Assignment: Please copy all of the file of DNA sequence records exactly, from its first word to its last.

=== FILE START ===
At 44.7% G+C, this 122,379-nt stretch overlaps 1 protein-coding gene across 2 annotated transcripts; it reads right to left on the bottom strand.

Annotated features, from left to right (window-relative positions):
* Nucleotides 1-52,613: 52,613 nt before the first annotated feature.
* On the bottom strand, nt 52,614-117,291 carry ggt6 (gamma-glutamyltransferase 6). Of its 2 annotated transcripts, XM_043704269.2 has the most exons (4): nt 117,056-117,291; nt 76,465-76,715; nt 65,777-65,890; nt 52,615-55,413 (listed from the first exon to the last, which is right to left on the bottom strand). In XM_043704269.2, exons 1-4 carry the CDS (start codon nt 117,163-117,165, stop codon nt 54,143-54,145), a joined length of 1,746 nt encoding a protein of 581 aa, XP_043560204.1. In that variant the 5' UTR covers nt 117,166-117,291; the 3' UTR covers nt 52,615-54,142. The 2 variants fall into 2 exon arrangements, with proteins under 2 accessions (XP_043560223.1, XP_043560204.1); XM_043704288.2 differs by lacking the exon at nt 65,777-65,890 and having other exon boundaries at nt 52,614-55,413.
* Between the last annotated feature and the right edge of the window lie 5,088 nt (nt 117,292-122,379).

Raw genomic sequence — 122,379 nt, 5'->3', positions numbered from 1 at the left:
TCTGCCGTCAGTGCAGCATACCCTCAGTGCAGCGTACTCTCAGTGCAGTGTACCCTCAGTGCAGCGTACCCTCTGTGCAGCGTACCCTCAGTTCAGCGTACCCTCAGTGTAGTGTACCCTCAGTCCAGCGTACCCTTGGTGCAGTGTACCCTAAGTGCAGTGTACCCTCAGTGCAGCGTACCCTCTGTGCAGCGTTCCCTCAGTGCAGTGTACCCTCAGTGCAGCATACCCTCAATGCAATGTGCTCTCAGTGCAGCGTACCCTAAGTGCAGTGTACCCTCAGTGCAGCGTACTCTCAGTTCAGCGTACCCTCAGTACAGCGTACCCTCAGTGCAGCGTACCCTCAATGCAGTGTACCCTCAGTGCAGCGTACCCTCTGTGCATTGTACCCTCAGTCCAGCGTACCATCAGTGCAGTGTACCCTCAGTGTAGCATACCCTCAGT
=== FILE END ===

At 44.7% G+C, this 122,379-nt stretch overlaps 1 protein-coding gene across 2 annotated transcripts; it reads right to left on the bottom strand.

Annotated features, from left to right (window-relative positions):
* Nucleotides 1-52,613: 52,613 nt before the first annotated feature.
* On the bottom strand, nt 52,614-117,291 carry ggt6 (gamma-glutamyltransferase 6). Of its 2 annotated transcripts, XM_043704269.2 has the most exons (4): nt 117,056-117,291; nt 76,465-76,715; nt 65,777-65,890; nt 52,615-55,413 (listed from the first exon to the last, which is right to left on the bottom strand). In XM_043704269.2, exons 1-4 carry the CDS (start codon nt 117,163-117,165, stop codon nt 54,143-54,145), a joined length of 1,746 nt encoding a protein of 581 aa, XP_043560204.1. In that variant the 5' UTR covers nt 117,166-117,291; the 3' UTR covers nt 52,615-54,142. The 2 variants fall into 2 exon arrangements, with proteins under 2 accessions (XP_043560223.1, XP_043560204.1); XM_043704288.2 differs by lacking the exon at nt 65,777-65,890 and having other exon boundaries at nt 52,614-55,413.
* Between the last annotated feature and the right edge of the window lie 5,088 nt (nt 117,292-122,379).

Raw genomic sequence — 122,379 nt, 5'->3', positions numbered from 1 at the left:
TCTGCCGTCAGTGCAGCATACCCTCAGTGCAGCGTACTCTCAGTGCAGTGTACCCTCAGTGCAGCGTACCCTCTGTGCAGCGTACCCTCAGTTCAGCGTACCCTCAGTGTAGTGTACCCTCAGTCCAGCGTACCCTTGGTGCAGTGTACCCTAAGTGCAGTGTACCCTCAGTGCAGCGTACCCTCTGTGCAGCGTTCCCTCAGTGCAGTGTACCCTCAGTGCAGCATACCCTCAATGCAATGTGCTCTCAGTGCAGCGTACCCTAAGTGCAGTGTACCCTCAGTGCAGCGTACTCTCAGTTCAGCGTACCCTCAGTACAGCGTACCCTCAGTGCAGCGTACCCTCAATGCAGTGTACCCTCAGTGCAGCGTACCCTCTGTGCATTGTACCCTCAGTCCAGCGTACCATCAGTGCAGTGTACCCTCAGTGTAGCATACCCTCAGT